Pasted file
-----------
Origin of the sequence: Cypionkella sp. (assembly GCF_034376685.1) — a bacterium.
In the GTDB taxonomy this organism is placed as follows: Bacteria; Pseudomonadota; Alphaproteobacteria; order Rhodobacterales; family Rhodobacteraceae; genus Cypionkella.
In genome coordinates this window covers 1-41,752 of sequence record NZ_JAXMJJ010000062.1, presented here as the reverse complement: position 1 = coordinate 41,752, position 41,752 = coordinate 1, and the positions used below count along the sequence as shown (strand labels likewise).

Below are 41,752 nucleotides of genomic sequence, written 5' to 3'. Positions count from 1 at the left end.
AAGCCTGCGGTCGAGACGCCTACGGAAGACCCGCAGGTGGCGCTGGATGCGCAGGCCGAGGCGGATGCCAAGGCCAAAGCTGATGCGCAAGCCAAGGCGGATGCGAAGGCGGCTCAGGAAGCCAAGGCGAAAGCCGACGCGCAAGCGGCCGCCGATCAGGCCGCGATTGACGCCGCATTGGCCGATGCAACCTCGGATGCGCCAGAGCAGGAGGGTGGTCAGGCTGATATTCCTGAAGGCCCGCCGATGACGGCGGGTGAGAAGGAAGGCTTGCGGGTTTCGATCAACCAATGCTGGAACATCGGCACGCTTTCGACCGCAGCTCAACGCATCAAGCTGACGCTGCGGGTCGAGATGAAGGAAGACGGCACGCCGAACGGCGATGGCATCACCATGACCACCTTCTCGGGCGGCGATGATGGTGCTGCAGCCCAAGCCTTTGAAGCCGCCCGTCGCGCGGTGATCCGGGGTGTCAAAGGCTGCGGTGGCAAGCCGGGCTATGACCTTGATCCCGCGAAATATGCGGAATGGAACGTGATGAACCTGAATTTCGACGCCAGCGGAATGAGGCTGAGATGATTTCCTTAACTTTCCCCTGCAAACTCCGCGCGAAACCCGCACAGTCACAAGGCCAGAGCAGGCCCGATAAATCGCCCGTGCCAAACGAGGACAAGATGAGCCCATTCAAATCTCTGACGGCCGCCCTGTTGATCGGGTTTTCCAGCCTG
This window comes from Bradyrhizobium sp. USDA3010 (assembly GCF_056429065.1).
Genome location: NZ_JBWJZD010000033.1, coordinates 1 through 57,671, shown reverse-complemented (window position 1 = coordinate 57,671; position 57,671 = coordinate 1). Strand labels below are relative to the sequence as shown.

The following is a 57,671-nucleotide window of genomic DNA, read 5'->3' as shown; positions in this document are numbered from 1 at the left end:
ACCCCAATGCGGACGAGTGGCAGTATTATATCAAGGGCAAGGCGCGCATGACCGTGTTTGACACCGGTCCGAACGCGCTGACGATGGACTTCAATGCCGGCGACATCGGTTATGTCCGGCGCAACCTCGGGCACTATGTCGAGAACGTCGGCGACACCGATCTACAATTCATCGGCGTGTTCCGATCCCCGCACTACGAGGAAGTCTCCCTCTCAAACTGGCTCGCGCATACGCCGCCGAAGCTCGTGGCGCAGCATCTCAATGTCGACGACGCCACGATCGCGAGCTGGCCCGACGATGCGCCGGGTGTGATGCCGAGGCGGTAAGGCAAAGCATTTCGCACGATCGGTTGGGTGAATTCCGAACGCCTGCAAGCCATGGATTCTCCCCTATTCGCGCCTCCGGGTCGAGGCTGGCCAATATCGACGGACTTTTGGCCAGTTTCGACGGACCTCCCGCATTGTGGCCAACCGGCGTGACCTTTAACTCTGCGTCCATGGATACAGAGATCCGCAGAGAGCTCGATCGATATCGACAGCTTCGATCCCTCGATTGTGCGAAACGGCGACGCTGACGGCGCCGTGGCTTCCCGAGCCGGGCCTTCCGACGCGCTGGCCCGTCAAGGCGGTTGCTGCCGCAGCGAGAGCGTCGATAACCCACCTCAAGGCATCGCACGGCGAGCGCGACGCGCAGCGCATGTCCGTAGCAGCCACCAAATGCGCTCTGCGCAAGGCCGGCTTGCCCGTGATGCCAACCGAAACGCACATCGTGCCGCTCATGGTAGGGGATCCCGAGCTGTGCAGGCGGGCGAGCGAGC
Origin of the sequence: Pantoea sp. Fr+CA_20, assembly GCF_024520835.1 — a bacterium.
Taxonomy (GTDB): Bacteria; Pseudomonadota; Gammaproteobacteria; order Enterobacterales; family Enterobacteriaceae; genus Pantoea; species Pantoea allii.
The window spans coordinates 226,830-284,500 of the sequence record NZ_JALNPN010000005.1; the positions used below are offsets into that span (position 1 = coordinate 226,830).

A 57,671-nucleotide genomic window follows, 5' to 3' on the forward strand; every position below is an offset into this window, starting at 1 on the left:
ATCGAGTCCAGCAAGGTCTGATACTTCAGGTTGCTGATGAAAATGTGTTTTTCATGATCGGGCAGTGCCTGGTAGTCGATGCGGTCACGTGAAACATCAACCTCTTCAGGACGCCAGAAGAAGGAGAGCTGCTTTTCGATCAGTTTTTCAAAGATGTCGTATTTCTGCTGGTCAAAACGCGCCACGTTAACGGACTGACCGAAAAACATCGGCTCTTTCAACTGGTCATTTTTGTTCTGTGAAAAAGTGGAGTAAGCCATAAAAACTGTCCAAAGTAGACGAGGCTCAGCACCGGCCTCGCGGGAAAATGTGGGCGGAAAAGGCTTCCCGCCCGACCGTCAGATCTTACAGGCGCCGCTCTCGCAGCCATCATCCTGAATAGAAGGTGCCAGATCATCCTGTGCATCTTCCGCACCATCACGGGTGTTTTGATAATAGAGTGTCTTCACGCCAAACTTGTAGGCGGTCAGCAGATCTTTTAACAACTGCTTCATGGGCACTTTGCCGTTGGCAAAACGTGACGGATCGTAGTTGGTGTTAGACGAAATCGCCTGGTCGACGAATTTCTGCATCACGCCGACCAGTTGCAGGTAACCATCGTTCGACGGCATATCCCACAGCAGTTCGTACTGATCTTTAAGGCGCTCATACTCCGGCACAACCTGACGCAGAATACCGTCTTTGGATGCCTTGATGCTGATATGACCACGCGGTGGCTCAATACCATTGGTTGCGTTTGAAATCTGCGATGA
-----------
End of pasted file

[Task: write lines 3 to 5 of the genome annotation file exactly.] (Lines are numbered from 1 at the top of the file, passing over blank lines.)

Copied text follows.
In genome coordinates this window covers 1-41,752 of sequence record NZ_JAXMJJ010000062.1, presented here as the reverse complement: position 1 = coordinate 41,752, position 41,752 = coordinate 1, and the positions used below count along the sequence as shown (strand labels likewise).

Below are 41,752 nucleotides of genomic sequence, written 5' to 3'. Positions count from 1 at the left end.
AAGCCTGCGGTCGAGACGCCTACGGAAGACCCGCAGGTGGCGCTGGATGCGCAGGCCGAGGCGGATGCCAAGGCCAAAGCTGATGCGCAAGCCAAGGCGGATGCGAAGGCGGCTCAGGAAGCCAAGGCGAAAGCCGACGCGCAAGCGGCCGCCGATCAGGCCGCGATTGACGCCGCATTGGCCGATGCAACCTCGGATGCGCCAGAGCAGGAGGGTGGTCAGGCTGATATTCCTGAAGGCCCGCCGATGACGGCGGGTGAGAAGGAAGGCTTGCGGGTTTCGATCAACCAATGCTGGAACATCGGCACGCTTTCGACCGCAGCTCAACGCATCAAGCTGACGCTGCGGGTCGAGATGAAGGAAGACGGCACGCCGAACGGCGATGGCATCACCATGACCACCTTCTCGGGCGGCGATGATGGTGCTGCAGCCCAAGCCTTTGAAGCCGCCCGTCGCGCGGTGATCCGGGGTGTCAAAGGCTGCGGTGGCAAGCCGGGCTATGACCTTGATCCCGCGAAATATGCGGAATGGAACGTGATGAACCTGAATTTCGACGCCAGCGGAATGAGGCTGAGATGATTTCCTTAACTTTCCCCTGCAAACTCCGCGCGAAACCCGCACAGTCACAAGGCCAGAGCAGGCCCGATAAATCGCCCGTGCCAAACGAGGACAAGATGAGCCCATTCAAATCTCTGACGGCCGCCCTGTTGATCGGGTTTTCCAGCCTG